By Tyson Rasor
A summit on Ecosystem-Based Management for the 1,320 square mile Port Orford Community Stewardship Area (POCSA) was held at the local American Legion Hall on July 11th. Hosted by the Port Orford Ocean Resource Team (POORT), attendees representing various stakeholder interests met to improve collaboration and communication between the individuals, agencies, and NGOs working in the POSCA.
The stated goals of the summit were to increase participant knowledge, decrease duplicate efforts, and encourage partnerships within the area in order to share resources. These goals are important to the Port Orford community because of the well-established belief that our common good and well-being is directly connected to our natural resources.
Ecosystem-Based Management (EBM) is an integrated approach that considers the entire ecosystem, including humans and elements, integral to ecosystem functioning. Informed by both natural and social science, EBM is intended to restore our natural and cultural heritage by sustaining diverse, productive, resilient ecosystems and the services they provide, thereby promoting the long-term health, security, and well-being of our community. Among other things, EBM specifically recognizes that humans are part of ecosystems and that healthy ecosystems are essential to human welfare.
Leesa Cobb, Executive Director of POORT, led off the summit with a brief recap of local recent history. In 2006, POORT began the steps to move our community in a direction that takes EBM into account. It started by identifying the ecosystem that our community is a part of and depends upon. First, POORT mapped and identified our historic fishing grounds and then included the terrestrial watershed of these fishing grounds. The result was a comprehensive and holistic depiction of the entire ecosystem surrounding Port Orford that sustains our unique community. The map above is of the POCSA which is now included in the City of Port Orford Comprehensive Plan and is being called a model for other rural communities around the world.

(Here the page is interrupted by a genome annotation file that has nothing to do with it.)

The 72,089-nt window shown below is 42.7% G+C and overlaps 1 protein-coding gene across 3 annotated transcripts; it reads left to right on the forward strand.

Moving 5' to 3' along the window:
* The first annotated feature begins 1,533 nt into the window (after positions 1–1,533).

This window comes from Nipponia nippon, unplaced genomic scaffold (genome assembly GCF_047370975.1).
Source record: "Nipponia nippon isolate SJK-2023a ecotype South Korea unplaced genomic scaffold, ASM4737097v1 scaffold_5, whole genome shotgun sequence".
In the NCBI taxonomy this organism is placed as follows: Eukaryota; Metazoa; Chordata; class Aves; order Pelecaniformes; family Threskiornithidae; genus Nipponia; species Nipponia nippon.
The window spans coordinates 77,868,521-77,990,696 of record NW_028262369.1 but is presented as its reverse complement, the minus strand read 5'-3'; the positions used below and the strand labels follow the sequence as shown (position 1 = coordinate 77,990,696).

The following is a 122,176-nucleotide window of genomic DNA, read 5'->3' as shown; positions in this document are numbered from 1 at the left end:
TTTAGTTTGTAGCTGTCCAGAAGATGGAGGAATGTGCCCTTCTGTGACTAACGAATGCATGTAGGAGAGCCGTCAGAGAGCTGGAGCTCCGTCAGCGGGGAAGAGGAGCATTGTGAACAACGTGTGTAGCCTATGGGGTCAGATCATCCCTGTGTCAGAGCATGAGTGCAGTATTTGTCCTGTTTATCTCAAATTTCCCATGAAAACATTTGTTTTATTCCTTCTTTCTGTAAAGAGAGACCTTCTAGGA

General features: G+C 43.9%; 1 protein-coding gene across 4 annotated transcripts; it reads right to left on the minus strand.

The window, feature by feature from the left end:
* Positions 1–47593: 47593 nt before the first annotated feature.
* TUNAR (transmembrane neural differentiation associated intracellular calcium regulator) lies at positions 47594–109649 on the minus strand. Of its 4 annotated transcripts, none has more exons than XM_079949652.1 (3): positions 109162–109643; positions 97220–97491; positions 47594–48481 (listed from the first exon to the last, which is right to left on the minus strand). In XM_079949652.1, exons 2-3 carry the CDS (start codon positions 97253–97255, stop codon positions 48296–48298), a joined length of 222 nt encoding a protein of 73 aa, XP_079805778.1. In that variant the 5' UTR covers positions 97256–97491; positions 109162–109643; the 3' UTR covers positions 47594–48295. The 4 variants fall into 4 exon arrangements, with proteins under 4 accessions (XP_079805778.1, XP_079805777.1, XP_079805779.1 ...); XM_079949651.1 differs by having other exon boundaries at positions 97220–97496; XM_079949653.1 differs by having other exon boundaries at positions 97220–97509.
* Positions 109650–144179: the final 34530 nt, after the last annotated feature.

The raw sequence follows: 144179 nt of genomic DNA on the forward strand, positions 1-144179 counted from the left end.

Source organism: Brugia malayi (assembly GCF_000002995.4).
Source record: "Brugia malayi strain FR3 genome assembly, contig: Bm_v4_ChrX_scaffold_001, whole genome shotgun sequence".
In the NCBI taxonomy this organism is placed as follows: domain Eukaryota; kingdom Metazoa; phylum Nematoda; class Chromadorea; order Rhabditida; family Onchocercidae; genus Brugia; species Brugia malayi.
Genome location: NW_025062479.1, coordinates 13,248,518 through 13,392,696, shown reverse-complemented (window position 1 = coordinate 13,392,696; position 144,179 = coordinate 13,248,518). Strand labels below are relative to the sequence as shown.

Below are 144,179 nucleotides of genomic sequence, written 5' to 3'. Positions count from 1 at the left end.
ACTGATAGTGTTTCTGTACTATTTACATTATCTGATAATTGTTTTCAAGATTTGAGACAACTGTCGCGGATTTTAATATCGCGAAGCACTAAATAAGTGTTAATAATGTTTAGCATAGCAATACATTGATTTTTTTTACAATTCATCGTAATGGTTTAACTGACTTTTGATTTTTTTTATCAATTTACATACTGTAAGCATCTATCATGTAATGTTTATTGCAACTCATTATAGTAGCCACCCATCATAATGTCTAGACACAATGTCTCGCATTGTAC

This year’s key-note summit presenter was Ms. Sue Lurie who spoke on the subject of payments for ecosystem services and the new natural resource economy for rural sustainability. Sue is a natural resource planning and public policy expert from Oregon State University who works with local, state and federal agencies as well as non-governmental organizations on land use planning, natural resource policy and management, and collaborative decision-making. Following Sue’s informative presentation, more than 20 additional presentations were made by attendees on a wide variety of POCSA stakeholder initiatives, followed by a summation of the day’s events, and a very enthusiastic closing to another successful annual summit.
Tyson Rasor is the POORT Ecosystem Programs Manager.